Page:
"victory in the domain of the audio" is rather hard to grasp, it is
nevertheless central to the project and its atmosphere of the ridiculous.
It can be said, however, that with victory as the    goal, the aim is, in
general terms, to control the character of the audio event. This, of
course. cannot be accomplished in the broadcast by attempting to make the
most or loudest noise. That would result in nothing more than mutual
self-destruction, i.e. white noise. Strategies for victory must be subtle,
imaginative, cunning and, ultimately, commanding.

With respect to the restriction to cartoon sound effects: Slovenian
theorist Slavoj Zizek says that for the Modernist it is the loss of God
that creates the 'central absence' for man. Contemporary ennui though, he
continues, results from the recognition that the central absence is within
mankind itself. And within that 'incarnate absence' lurks Kafka's 'Supreme
Being of Evil'. One of the clearest delineations of this 'incarnate
absence' and the desire to act from it can be  found in even the earliest
animated cartoons, whose characters are rapt in endless choreographies of
beating, bludgeoning and domination that is done in 'good humor' and with a
sense of startling ordinariness. Cartoons (from Koko the Clown to Bugs
Bunny for example) are no doubt humorous, but beneath their surface and
especially in their repertoire of sounds, there is a remarkable level of
brutality. Because of this and because cartoons are agents of socialization
used to wean children from their parents, these sound effects are, Conley
believes, an appropriate vehicle for manifesting the perverse and socially
reinforced communal death-affirming propensity in man.

This project was conceived of with the war in Yugoslavia in mind, while the
organizer was there several years ago. The broadcast is a reflection upon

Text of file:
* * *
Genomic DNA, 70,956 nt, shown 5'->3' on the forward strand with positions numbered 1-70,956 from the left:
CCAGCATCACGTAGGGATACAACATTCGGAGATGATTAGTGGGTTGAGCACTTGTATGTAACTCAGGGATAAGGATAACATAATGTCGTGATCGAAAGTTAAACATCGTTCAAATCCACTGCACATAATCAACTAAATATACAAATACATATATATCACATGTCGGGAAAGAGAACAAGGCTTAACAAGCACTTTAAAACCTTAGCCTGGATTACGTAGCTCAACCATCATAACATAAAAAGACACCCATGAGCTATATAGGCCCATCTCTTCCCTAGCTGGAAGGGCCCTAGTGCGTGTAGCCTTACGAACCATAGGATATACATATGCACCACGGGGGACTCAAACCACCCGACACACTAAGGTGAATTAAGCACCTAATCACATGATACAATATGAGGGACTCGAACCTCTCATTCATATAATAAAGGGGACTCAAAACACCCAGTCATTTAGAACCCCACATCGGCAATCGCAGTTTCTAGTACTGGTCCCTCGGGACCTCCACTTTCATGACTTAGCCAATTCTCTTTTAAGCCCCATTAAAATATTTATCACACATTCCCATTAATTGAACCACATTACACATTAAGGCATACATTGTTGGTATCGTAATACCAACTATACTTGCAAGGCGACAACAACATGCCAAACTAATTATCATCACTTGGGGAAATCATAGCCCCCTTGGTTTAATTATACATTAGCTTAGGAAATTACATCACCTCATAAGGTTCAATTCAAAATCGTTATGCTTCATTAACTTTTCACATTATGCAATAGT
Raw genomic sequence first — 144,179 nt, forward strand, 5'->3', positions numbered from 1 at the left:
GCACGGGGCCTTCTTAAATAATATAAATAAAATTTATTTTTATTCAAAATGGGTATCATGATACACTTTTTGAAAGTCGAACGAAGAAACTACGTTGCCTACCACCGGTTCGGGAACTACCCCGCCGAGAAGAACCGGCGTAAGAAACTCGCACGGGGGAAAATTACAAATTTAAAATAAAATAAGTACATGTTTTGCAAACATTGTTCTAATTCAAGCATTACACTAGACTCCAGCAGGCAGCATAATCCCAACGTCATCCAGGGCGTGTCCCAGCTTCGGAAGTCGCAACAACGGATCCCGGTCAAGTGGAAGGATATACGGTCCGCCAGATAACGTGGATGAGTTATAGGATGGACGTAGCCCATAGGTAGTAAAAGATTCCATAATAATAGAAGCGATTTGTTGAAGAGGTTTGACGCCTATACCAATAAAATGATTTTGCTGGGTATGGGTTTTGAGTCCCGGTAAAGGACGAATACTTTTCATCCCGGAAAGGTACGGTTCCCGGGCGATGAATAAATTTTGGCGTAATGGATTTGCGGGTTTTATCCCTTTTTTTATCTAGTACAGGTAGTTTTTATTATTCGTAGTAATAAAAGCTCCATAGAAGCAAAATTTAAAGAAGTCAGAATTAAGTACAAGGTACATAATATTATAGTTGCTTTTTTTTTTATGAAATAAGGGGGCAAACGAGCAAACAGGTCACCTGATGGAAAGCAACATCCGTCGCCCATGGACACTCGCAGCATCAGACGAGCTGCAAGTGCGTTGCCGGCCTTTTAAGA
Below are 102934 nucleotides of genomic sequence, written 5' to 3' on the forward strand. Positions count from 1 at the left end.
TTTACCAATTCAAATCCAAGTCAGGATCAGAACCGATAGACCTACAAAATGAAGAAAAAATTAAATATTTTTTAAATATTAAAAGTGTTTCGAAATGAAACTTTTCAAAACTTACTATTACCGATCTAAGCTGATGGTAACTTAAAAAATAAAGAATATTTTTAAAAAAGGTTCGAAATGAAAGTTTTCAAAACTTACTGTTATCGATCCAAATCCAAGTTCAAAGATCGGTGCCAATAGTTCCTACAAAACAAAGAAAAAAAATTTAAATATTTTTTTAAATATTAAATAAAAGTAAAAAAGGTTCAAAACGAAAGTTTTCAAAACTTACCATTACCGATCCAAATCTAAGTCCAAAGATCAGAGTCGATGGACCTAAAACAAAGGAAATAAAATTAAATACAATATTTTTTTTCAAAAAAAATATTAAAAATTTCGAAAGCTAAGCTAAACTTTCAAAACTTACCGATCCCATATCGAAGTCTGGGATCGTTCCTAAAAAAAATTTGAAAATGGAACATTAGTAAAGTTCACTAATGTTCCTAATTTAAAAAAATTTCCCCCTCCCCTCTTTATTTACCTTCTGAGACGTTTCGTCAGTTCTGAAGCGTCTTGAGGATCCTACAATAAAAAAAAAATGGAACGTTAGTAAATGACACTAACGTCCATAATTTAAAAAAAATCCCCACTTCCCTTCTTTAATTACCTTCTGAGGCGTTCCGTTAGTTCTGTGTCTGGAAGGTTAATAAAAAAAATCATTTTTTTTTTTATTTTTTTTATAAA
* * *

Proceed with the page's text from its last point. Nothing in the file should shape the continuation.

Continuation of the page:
'civilized' man's capacity for collective acts of violence and aggression.
The project is in the form of a radio event so that active participants
create a symbolic spectacle, live and in public, which arrives in the
listener's livingroom relatively unnanounced. Within this framework the
participants adopt convincingly belligerent roles: they have to perform
acts of group directed, group sanctioned, aggression. In response to this
project an acquaintance said 'I do not see the creation of music, however
experimental and irreverent, as a struggle for domination. Musicians
playing together are not opposing factions.' And in an attempt to produce
an event without precedent, that is precisely why this performance is
organized around opposing factions. The structure of this project is not
meant to create new compositional modalities, advance musical culture, or
to claim untraveled artistic terrain. This project has nothing to do with
music or hip-tip entertainment. Instead, this event is set up so that the
sonic output is on the one hand structured, highly motivated and
intentionalized like music, but on the other hand, entirely unpredictable
and dependent on the contingencies and vicissitudes of the collision of
'ruthless intelligences'. Whether the broadcast manifests cruelty or humor
or both, where the psychological balance eventually rests, remains to be
seen. And this is part of the interest.